I’ve read that mature adoptees of Kanban will actually perform a retrospective during the meeting. I.e. why is this issue preventing this item from moving? How do we prevent this from happening again?

So you can see that I have a specific understanding of daily stand-ups! How are we going to share this knowledge?

Well today I’ve been trying to write the ideas above in to an “explicit policy”. So now we have a “Purpose of Daily Stand-Up” – which ironically has the information highlighted above. This is a single power point slide – the key here is brevity (which I’m not very good at most of the time!).
We also needed a definition of an “Issue” so that people are aware of what we are trying to highlight during the meeting.

“Solving Issues” also has a definition and ideas of how to solve issues. The most important thing is that anybody can solve the issue. Another important thing is that the issue is taken away from the daily stand-up – otherwise it turns in to a conversation between only a few people; then no progress is made during the stand-up people not involved in the conversation get bored.
All of these lead in to a Retrospective – i.e. “How can we improve flow?”, “How can improve different areas of our process?” These are placed on another slide. So now we have four slides which hopefully outline “explicit policies” or definitions – hopefully these will help over the coming weeks.

Other things that we probably need to consider:

  • Size items – could we use T-Shirt sizes?
  • Mark on items when they move – i.e. transition to “Done”, transition to “In Progress”.
  • Mark on items each day they are in a certain area on the board.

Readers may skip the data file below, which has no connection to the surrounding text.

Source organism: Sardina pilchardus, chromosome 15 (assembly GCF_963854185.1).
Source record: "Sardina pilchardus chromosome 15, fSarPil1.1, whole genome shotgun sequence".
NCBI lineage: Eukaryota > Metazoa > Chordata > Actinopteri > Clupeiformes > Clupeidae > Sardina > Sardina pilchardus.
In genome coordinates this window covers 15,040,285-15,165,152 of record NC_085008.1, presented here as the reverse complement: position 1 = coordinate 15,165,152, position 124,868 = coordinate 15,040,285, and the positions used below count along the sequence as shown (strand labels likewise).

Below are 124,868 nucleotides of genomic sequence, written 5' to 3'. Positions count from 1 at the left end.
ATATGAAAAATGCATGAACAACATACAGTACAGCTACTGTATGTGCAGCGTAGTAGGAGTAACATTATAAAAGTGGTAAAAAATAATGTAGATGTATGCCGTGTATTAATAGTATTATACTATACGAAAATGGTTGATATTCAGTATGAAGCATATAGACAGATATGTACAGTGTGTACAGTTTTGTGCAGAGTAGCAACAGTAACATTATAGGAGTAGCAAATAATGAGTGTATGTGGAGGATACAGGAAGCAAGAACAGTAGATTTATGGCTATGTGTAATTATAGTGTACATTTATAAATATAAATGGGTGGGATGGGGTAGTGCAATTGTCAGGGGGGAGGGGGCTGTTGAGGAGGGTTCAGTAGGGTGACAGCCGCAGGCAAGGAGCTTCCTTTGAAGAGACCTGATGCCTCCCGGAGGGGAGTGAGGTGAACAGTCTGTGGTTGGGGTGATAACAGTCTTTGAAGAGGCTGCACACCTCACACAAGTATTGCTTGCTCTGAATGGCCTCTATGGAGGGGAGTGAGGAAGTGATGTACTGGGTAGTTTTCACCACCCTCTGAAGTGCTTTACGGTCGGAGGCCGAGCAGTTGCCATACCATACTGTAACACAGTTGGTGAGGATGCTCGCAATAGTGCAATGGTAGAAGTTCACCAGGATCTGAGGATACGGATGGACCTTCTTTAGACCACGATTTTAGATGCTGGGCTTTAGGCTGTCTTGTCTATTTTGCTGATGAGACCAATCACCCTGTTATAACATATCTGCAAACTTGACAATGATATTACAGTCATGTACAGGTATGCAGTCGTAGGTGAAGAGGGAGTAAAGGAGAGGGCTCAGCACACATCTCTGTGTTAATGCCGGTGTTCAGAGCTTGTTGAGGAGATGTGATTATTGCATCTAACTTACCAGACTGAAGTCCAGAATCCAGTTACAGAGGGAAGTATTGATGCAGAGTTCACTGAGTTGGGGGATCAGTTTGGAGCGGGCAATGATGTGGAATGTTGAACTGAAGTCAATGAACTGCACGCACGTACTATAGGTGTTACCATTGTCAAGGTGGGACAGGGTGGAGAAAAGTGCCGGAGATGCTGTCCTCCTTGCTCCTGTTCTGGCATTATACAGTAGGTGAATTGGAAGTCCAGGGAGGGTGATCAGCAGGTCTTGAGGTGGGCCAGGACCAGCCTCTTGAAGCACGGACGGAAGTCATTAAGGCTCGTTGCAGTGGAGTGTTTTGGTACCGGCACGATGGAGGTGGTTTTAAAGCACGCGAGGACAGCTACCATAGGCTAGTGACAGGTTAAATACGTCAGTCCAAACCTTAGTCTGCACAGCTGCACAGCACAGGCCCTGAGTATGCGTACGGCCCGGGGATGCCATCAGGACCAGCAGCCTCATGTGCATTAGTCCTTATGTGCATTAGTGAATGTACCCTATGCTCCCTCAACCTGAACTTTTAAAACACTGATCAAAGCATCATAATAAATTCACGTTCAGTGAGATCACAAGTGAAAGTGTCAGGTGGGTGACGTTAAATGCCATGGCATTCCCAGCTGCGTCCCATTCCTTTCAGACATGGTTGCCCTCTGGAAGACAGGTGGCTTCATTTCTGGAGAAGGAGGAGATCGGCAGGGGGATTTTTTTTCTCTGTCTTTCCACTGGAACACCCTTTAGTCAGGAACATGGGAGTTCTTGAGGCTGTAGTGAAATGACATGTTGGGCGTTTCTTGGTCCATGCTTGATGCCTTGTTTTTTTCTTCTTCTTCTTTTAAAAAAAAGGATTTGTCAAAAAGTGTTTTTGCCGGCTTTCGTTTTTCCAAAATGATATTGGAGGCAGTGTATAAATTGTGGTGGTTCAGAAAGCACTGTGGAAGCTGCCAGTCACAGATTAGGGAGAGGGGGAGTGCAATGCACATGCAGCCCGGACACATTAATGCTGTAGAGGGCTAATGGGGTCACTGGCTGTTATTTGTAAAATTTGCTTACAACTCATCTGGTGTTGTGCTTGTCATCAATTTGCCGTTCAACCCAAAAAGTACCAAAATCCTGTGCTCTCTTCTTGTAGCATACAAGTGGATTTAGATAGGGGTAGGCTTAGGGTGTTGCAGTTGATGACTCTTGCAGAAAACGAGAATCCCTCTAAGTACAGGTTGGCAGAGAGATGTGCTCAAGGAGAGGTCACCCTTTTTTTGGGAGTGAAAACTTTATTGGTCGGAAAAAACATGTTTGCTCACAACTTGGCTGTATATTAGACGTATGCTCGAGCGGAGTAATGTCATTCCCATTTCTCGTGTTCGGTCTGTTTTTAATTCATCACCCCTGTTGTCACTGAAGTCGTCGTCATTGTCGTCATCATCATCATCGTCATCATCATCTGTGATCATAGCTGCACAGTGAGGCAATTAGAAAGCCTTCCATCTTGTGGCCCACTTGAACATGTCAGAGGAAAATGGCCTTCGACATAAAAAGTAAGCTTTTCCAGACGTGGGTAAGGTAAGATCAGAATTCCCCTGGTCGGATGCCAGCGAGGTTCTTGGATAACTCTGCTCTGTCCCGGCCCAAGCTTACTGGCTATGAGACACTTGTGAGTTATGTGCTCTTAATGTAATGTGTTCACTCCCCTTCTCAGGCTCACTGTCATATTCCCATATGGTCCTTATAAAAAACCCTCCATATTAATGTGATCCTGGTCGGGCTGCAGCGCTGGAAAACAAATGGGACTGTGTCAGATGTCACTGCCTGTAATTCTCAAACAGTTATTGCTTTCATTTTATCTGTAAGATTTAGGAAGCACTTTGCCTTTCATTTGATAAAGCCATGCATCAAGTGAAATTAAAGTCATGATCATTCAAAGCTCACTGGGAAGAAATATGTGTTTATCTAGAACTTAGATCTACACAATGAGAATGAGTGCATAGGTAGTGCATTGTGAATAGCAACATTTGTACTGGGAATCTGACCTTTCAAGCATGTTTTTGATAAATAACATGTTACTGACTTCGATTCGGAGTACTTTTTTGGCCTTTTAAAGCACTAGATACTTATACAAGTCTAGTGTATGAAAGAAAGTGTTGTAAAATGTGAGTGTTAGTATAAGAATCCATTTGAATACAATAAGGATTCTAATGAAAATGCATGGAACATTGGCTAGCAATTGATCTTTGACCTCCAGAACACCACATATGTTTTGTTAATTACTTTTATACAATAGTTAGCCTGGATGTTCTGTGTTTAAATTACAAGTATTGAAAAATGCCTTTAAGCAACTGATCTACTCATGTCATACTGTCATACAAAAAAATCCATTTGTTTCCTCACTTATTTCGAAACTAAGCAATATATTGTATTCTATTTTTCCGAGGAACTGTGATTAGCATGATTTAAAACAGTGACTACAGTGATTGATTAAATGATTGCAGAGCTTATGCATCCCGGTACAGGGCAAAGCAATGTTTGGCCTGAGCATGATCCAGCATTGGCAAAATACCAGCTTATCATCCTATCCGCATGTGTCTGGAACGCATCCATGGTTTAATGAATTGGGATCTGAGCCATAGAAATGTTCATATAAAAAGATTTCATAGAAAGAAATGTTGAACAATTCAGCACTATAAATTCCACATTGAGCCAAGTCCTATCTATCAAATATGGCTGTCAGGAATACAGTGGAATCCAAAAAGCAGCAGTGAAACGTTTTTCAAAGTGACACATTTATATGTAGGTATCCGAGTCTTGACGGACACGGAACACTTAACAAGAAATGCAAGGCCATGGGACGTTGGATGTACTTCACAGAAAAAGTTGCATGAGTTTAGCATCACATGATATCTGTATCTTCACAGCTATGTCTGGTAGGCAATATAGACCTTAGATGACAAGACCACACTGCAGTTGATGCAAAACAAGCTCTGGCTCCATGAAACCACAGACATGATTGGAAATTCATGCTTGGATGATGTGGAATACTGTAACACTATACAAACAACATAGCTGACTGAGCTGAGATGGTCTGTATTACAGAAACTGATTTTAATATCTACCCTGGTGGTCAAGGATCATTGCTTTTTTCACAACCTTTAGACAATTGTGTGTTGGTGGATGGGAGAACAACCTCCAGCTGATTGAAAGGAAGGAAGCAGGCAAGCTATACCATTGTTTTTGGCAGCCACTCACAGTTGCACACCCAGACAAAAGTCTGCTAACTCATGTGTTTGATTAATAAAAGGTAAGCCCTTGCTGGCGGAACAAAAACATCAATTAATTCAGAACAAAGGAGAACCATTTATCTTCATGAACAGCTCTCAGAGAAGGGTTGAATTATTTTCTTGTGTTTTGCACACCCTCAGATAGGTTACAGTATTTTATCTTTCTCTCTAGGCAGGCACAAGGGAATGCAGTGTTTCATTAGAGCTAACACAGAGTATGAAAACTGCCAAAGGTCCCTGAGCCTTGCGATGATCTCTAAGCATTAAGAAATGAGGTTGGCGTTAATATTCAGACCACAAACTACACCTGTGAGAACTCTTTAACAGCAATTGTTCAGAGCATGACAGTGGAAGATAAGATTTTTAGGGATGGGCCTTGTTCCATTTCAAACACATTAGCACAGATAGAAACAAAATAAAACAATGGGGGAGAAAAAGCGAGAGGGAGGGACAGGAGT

So to summarise some important lessons:

  1. We are always learning.
  2. We have plenty of good ideas from all the team for the board.
  3. The board will change.
  4. We probably have too much Work In Progress.
  5. Meetings need a purpose or goal.
  6. Meetings need an agenda.

Test Driven Development – Personal Retrospective

Over the last year, members of our team have realised that we need to change the way in which we work, this is both as a team and as individuals. The first stage of this is in the realisation that we are actually doing something wrong in the first place. This is a personal experience of mine with regards to Test Driven Development (TDD).

A key realisation was that we need to ensure that quality is higher; quality is always a word which makes me think: What is quality? How do you define quality? I often think that quality is one of the most subjective words in software development. I’ve come to realise that quality isn’t just about how good the code is. It’s about meeting the customer expectations as quickly as possible – that’s the purpose of our job (the Agile Manifesto highlights this).